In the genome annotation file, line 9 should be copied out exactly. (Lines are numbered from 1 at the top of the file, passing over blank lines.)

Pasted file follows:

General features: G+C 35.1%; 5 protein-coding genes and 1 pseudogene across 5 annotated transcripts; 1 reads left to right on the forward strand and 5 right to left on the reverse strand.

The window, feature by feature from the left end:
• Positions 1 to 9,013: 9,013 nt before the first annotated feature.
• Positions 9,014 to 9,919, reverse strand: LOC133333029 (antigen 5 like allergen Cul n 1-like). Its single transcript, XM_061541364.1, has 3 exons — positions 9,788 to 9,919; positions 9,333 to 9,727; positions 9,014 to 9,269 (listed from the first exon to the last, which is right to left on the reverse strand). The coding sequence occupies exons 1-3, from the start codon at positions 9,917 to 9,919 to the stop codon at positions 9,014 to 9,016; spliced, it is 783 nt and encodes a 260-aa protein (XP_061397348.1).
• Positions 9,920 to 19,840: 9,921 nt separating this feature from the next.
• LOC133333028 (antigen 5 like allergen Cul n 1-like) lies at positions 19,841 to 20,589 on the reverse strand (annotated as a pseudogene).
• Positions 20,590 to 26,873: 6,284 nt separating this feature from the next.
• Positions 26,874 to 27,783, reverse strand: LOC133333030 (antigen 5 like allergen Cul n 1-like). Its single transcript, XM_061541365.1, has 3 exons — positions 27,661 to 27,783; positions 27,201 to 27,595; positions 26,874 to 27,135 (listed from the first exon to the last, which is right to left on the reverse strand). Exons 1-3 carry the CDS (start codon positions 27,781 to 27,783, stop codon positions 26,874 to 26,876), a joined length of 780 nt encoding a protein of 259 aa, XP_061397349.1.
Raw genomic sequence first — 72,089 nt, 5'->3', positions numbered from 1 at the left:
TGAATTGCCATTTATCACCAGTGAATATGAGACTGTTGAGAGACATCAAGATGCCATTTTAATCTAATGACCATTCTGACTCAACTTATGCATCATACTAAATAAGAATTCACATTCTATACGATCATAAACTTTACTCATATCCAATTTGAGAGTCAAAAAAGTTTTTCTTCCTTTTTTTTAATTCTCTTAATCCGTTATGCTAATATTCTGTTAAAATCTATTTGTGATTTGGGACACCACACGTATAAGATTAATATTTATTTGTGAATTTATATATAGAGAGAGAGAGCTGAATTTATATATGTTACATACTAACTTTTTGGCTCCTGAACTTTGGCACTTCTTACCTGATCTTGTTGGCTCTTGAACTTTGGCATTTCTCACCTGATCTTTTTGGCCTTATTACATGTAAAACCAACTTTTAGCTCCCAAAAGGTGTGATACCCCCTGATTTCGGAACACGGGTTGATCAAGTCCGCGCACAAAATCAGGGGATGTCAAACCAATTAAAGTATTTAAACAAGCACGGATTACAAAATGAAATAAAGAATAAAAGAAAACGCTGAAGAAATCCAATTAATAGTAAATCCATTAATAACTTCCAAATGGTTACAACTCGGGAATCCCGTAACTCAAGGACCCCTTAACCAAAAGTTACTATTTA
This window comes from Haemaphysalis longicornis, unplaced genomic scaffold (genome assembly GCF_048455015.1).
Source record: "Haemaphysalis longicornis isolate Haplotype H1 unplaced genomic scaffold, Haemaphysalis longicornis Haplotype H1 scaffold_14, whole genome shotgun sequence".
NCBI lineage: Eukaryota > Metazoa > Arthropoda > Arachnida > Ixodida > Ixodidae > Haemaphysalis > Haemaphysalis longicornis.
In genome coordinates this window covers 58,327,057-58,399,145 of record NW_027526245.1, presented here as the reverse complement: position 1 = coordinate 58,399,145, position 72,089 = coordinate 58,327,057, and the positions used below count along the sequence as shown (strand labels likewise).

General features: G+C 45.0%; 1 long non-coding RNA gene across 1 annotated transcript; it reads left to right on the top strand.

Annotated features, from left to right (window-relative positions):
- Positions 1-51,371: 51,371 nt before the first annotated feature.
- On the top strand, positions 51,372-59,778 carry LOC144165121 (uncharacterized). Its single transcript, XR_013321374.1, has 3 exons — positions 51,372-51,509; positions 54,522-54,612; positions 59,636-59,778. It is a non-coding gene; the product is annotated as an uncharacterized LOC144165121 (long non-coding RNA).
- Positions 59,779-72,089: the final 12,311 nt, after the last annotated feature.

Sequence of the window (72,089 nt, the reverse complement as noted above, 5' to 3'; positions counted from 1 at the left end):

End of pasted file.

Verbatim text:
Raw genomic sequence first — 72,089 nt, 5'->3', positions numbered from 1 at the left: